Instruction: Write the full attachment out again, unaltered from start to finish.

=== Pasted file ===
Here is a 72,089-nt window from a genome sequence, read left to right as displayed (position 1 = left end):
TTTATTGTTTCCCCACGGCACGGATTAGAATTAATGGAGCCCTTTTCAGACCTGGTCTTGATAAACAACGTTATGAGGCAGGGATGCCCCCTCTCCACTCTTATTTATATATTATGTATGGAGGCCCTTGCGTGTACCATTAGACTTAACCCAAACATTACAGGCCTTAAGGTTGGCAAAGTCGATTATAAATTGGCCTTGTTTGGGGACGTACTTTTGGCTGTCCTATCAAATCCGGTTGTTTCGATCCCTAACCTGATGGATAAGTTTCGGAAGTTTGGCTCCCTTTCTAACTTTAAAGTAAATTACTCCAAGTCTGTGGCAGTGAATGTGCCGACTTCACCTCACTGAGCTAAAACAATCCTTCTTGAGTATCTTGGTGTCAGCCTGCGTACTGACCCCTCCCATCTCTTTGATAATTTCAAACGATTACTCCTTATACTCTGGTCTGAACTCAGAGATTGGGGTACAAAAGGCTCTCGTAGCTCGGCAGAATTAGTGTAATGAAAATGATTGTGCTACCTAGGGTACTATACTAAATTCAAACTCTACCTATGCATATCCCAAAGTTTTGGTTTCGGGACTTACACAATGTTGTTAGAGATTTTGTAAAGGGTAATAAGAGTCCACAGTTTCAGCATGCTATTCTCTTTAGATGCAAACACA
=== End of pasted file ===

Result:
Here is a 72,089-nt window from a genome sequence, read left to right as displayed (position 1 = left end):
TTTATTGTTTCCCCACGGCACGGATTAGAATTAATGGAGCCCTTTTCAGACCTGGTCTTGATAAACAACGTTATGAGGCAGGGATGCCCCCTCTCCACTCTTATTTATATATTATGTATGGAGGCCCTTGCGTGTACCATTAGACTTAACCCAAACATTACAGGCCTTAAGGTTGGCAAAGTCGATTATAAATTGGCCTTGTTTGGGGACGTACTTTTGGCTGTCCTATCAAATCCGGTTGTTTCGATCCCTAACCTGATGGATAAGTTTCGGAAGTTTGGCTCCCTTTCTAACTTTAAAGTAAATTACTCCAAGTCTGTGGCAGTGAATGTGCCGACTTCACCTCACTGAGCTAAAACAATCCTTCTTGAGTATCTTGGTGTCAGCCTGCGTACTGACCCCTCCCATCTCTTTGATAATTTCAAACGATTACTCCTTATACTCTGGTCTGAACTCAGAGATTGGGGTACAAAAGGCTCTCGTAGCTCGGCAGAATTAGTGTAATGAAAATGATTGTGCTACCTAGGGTACTATACTAAATTCAAACTCTACCTATGCATATCCCAAAGTTTTGGTTTCGGGACTTACACAATGTTGTTAGAGATTTTGTAAAGGGTAATAAGAGTCCACAGTTTCAGCATGCTATTCTCTTTAGATGCAAACACA